Analog Devices acquires Maxim for $21B

By Aron Adamski, BSc Economics @LSE

©AP

OVERVIEW OF THE DEAL:

Both Analog and Maxim make analogue chips which are designed to detect and process signals that travel as a wave through the real world, unlike digital chips which send and receive data only as ones and zeros encoded in electricity. Maxim specialises in chips for cars, healthcare and mobile phones, whilst Analog specialises in chips for communication, military and automotive sector.

Under the terms of the agreement, ADI will acquire Maxim in an all-stock transaction that values the combined enterprise at over $68B and Maxim shareholders will receive 0.63 of of ADI common stock share for each share of Maxim common stock. (a 22% premium on 10/07/2020 close)

Upon closing, current ADI shareholders will own approximately 69% of the combined company, while Maxim shareholders will own approximately 31%.

Under the “Merger Agreement”, Maxim and ADI will be required to pay a termination $725M fee to the other party if the “Merger Agreement” is terminated. For example, if it is terminated because board of directors has changed its recommendation.

The transaction marks a consolidation in the semiconductor sector, as companies prepare themselves for a world where all devices are connected to the internet and many processes are automated.

The transaction is expected to close in the summer of 2021.

COMPANY DETAILS (Analog Devices Inc.):

©Analog Devices

Analog designs, manufactures and markets integrated circuits, algorithms, software, and subsystems that leverage various signal processing technologies. They serve over 125,000 customers worldwide and their products are used in various types of electronic applications in a variety of sectors:

More facts about Analog Devices:

COMPANY DETAILS (Maxim Integrated Inc.):

©Maxim Integrated

Maxim designs, develops, manufactures and markets various linear and mixed-signal integrated circuits for their customers. The major end-markets in which the company’s products are sold are the automotive, communications and data center, computing, consumer and industrial markets.

More facts about Maxim Integrated:

STRATEGIC RATIONALE

SYNERGIES

The deal is expected to be accretive to EPS in 18 months subsequent to closing of the deal, with $275M of cost synergies, driven primarily by lower operating expenses and cost of goods sold. The transaction is also expected to be accretive to FCF, enabling additional returns to shareholders, resulting in improved net leverage of 1.2x.

“With more size, you have a much larger revenue base over which to spread your R&D investment, which gives you higher profitability and higher cash flow” ~ Richard Lane, Moody’s

MARKET SHARE CONSOLIDATION

Semiconductors produced by Analog and Maxim are traditionally the less exciting sibling of digital chips that companies such as Intel make for PCs. However, the demand for these chips has grown in an era of automation. The acquisition will enable the combined group to pool their customer bases and their R&D resources to become a much stronger competitor.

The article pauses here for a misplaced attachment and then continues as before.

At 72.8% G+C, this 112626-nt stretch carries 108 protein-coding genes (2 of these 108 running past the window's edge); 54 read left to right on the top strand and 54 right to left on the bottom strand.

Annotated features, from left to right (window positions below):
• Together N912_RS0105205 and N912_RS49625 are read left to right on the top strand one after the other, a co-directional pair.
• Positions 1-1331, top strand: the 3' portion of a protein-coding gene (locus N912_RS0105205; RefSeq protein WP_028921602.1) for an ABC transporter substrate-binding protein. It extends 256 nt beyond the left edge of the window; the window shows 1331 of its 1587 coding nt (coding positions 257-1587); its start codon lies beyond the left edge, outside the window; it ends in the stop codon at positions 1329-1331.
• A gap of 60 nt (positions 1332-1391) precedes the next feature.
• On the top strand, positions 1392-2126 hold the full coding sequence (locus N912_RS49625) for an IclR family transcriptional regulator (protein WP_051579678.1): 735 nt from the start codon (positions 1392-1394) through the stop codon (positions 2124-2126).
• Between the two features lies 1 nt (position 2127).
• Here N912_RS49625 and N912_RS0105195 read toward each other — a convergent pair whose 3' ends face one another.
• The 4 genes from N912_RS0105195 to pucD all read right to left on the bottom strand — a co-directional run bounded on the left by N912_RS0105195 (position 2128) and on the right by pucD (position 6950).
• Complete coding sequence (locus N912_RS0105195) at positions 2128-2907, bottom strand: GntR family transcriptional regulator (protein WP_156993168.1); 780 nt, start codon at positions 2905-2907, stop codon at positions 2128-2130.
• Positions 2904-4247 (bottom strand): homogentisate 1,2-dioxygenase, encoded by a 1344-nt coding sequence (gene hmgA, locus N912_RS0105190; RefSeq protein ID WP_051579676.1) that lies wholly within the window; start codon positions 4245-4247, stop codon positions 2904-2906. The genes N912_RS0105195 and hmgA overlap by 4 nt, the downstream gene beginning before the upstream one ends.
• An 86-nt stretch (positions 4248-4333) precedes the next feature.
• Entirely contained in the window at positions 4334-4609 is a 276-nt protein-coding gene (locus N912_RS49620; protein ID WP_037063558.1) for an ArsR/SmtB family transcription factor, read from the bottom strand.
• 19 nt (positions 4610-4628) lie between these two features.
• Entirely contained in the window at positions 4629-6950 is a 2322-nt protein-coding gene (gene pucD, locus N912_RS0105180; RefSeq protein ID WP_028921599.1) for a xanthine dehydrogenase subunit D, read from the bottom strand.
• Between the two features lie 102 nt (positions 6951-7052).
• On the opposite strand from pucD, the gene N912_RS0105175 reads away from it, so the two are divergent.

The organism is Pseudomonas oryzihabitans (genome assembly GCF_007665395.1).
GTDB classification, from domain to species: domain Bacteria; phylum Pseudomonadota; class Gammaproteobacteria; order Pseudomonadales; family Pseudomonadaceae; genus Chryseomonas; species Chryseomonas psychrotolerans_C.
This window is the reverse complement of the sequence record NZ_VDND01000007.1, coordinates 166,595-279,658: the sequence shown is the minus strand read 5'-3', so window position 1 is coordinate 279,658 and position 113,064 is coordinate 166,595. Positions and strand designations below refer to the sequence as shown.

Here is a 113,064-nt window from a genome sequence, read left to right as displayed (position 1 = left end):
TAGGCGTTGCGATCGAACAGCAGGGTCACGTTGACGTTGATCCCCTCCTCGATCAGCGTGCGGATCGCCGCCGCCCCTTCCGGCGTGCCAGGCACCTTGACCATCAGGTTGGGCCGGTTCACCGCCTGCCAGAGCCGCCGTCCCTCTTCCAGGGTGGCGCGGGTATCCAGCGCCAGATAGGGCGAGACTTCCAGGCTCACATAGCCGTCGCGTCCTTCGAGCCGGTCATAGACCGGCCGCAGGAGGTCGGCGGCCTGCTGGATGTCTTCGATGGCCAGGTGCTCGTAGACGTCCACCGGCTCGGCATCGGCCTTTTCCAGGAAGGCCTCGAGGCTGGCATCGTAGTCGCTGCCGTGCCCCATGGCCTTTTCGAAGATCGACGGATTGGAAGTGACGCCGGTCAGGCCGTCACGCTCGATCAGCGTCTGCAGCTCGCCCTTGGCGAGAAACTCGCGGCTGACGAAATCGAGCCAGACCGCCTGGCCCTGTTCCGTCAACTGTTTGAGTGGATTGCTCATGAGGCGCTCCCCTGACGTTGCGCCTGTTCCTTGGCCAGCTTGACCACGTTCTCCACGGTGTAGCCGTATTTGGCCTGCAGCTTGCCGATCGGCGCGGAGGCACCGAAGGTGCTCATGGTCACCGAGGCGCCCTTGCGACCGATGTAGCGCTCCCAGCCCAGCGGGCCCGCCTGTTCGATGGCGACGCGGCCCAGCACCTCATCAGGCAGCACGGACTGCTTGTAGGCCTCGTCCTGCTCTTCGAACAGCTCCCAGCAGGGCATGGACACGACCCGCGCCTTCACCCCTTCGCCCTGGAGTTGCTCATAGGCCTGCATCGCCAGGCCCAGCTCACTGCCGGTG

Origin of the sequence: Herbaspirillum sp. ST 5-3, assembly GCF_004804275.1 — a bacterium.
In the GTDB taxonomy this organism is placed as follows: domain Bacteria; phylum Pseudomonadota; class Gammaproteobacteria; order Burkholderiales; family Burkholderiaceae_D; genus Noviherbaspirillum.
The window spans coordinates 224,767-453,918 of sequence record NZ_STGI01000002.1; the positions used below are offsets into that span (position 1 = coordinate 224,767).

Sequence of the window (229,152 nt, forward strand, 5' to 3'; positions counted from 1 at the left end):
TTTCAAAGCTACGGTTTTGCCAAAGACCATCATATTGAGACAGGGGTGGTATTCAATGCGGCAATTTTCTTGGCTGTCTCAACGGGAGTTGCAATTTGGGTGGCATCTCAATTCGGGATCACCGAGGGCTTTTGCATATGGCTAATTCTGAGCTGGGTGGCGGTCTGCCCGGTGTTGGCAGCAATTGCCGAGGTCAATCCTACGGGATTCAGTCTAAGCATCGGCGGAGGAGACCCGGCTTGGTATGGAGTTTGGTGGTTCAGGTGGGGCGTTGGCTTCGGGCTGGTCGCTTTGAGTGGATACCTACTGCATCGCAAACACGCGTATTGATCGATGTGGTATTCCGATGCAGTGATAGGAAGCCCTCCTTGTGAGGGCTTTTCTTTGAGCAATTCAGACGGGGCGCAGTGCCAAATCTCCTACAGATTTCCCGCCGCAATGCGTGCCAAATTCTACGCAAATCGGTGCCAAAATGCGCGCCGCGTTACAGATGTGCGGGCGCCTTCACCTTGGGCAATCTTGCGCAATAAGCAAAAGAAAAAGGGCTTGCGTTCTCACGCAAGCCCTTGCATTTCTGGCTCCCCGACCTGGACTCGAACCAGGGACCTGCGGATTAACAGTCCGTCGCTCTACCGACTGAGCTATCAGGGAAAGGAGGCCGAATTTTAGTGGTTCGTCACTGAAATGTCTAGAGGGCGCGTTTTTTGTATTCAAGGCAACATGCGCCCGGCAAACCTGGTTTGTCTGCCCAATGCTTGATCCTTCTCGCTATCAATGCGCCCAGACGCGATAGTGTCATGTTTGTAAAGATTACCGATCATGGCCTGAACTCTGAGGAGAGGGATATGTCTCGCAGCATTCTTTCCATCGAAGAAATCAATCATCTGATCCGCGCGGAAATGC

ADI held 10% and Maxim 4% of the market for analog semiconductors, compared to 19% for Texas Instruments, the industry’s market leader. The deal will shrink this difference in a highly fragmented and competitive semiconductor environment.

The combined company will have a combined total of about 46% market share in industrial end-markets that include everything from factory automation to healthcare. It will also hold about 20% of the automotive market and the overall communications market, plus approximately 15% of the consumer device market. Expansion of Analog’s market share in these segments will drive its revenues up in the coming years, assuming the semiconductor market size will continue to grow at a similar rate as in the past.

Monthly semiconductor sales worldwide from 2012 to 2020.

“The combined group would be well-positioned to deliver the next wave of semiconductor growth” ~ Vincent Roche, CEO of Analog

RISKS AND UNCERTAINTIES

REGULATORY APPROVAL

The size of the deal and the presence of Chinese telecommunications giant Huawei on the list of former customers for both companies may cause the transaction to attract some regulatory scrutiny.

Some of the largest chip deals have been blocked by regulators in recent years, including Broadcom’s pursuit of rival Qualcomm, which was stopped on national security grounds.

However, several smaller deals have been approved, including a €9bn merger between Germany’s Infineon Technologies and US rival Cypress Semiconductor in 2019, as well as Dutch semiconductor group NXP’s acquisition of the WiFi business of Marvell Technology Group for $1.8bn.

OUR VIEW:

Horizontal integration between Analog and Maxim looks very promising. The 22% premium that Analog is expected to pay seems reasonable considering the significant market share gains and costs/revenue synergies the deal is expected to achieve in the long-run. Acquisition will enable Analog to solidify and strengthen its current market position in a highly competitive industry, making it the second largest semiconductor producer in the world. Despite the concerns over regulatory scruitiny and possible halt to the deal, I believe that given the upsides of the transaction (which will ultimately favor the end markets through better pricing and quality improvements), the deal will be given a green light.

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